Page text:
British luxury carmaker Jaguar Land Rover will cut 300 jobs from its Halewood, north England, plant and stop production of its X-Type car there by the end of the year due to the downturn in the car industry.
“Our industry has been especially badly hit by the recession and the premium sector more than others. Jaguar Land Rover’s retail sales fell by 28 per cent in the past 10 months,” CEO David Smith said in a statement.
Reuters newsagency says that in the first half, JLR’s European sales fell 38.7 per cent to 40,999 units, according to data released Wednesday by the European auto manufacturers association, ACEA.
During the first six months JLR rivals BMW, Daimler and Lexus also suffered double-digit declines in European sales.
The company, owned by India’s Tata Motors, said it would not close the Halewood plant, which employs 2000 people and also makes the Land Rover Freelander, but would shut it down temporarily for about three weeks.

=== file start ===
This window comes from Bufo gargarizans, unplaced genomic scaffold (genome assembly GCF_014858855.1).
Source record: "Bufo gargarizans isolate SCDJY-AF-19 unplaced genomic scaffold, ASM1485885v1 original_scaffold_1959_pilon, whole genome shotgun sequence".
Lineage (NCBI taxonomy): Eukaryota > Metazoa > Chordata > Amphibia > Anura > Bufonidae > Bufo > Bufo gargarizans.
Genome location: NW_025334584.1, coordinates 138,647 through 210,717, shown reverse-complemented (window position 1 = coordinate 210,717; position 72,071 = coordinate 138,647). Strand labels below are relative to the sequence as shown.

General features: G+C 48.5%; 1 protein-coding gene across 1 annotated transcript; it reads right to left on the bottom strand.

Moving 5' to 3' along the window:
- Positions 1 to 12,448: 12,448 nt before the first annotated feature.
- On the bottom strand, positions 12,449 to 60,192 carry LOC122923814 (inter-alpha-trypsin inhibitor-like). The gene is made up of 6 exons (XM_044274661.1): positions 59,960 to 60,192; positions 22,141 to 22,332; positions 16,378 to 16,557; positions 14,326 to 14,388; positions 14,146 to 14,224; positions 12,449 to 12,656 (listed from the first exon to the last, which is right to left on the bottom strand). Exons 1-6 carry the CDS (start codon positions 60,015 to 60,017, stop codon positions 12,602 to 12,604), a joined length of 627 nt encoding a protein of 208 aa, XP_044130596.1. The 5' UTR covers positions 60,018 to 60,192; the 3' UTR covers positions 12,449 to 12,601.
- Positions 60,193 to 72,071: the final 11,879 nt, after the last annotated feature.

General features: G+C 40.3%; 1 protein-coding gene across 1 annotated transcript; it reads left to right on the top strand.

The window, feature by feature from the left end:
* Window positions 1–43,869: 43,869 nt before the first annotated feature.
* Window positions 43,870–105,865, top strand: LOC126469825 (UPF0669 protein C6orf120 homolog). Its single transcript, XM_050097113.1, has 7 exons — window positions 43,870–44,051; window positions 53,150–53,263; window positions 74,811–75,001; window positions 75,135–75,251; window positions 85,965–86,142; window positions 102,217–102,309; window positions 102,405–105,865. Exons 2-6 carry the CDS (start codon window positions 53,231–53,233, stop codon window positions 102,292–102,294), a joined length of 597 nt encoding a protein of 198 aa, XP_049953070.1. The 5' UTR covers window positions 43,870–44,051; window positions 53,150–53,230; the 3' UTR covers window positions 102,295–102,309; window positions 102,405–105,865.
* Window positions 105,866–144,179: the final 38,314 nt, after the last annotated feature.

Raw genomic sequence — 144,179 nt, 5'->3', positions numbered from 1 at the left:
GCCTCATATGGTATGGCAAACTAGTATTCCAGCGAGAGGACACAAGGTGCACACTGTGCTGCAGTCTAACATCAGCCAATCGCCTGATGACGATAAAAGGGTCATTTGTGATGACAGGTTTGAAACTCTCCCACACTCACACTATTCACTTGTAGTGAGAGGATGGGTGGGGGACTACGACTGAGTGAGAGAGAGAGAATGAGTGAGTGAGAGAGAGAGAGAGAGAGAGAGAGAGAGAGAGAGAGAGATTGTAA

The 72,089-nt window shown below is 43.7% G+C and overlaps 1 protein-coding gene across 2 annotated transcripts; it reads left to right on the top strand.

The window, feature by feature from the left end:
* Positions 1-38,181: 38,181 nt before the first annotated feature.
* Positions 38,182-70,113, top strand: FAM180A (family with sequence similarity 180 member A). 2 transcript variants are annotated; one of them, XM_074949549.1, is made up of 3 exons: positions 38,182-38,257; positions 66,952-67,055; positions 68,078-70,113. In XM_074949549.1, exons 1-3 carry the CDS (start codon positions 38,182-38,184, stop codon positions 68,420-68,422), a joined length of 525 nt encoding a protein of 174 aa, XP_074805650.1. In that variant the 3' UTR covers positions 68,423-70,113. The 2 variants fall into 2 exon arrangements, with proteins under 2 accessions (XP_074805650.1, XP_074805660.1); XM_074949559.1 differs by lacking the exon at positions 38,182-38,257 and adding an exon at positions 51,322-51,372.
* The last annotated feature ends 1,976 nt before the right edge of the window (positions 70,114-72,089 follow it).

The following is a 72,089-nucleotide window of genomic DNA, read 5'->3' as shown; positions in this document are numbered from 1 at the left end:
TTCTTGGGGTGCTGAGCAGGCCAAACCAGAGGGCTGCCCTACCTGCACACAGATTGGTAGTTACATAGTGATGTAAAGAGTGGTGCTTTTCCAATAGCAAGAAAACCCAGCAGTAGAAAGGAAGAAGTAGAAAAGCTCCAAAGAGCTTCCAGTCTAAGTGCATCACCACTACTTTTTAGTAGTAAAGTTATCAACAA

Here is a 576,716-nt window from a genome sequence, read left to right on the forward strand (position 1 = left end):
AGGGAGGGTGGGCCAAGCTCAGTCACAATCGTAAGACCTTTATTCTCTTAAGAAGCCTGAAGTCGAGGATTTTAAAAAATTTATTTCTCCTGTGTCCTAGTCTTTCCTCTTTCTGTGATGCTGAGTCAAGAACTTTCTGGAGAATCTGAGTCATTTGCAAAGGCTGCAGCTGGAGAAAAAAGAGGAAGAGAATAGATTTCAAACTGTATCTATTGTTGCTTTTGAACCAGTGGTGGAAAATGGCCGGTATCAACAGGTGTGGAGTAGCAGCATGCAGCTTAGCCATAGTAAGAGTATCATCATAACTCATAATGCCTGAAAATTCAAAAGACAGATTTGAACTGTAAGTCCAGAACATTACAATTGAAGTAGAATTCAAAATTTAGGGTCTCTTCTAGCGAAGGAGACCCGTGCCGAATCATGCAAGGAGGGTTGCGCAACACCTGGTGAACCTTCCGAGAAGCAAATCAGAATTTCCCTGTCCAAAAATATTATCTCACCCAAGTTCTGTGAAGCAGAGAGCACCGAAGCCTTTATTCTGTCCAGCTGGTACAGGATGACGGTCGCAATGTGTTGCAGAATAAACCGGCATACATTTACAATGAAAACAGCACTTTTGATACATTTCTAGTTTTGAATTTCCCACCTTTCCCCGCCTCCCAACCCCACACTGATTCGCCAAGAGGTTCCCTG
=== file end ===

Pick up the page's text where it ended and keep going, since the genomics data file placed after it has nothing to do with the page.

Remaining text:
A spokesman said the group was still in talks with the government over a loan guarantee for a 340 million euro (US$477.6 million) handout from the European Investment Bank, approved earlier this year.
“We are hopeful for a speedy and successful conclusion,” the spokesman said.
Tata Motors said last month that Jaguar Land Rover made an after-tax loss of 306 million pounds (US$501.5 million) in the 10 months to the end of March and at that time Tata executives warned of further job cuts.
However, the company pressed ahead with the launch of the high end Jaguar XJ model last week.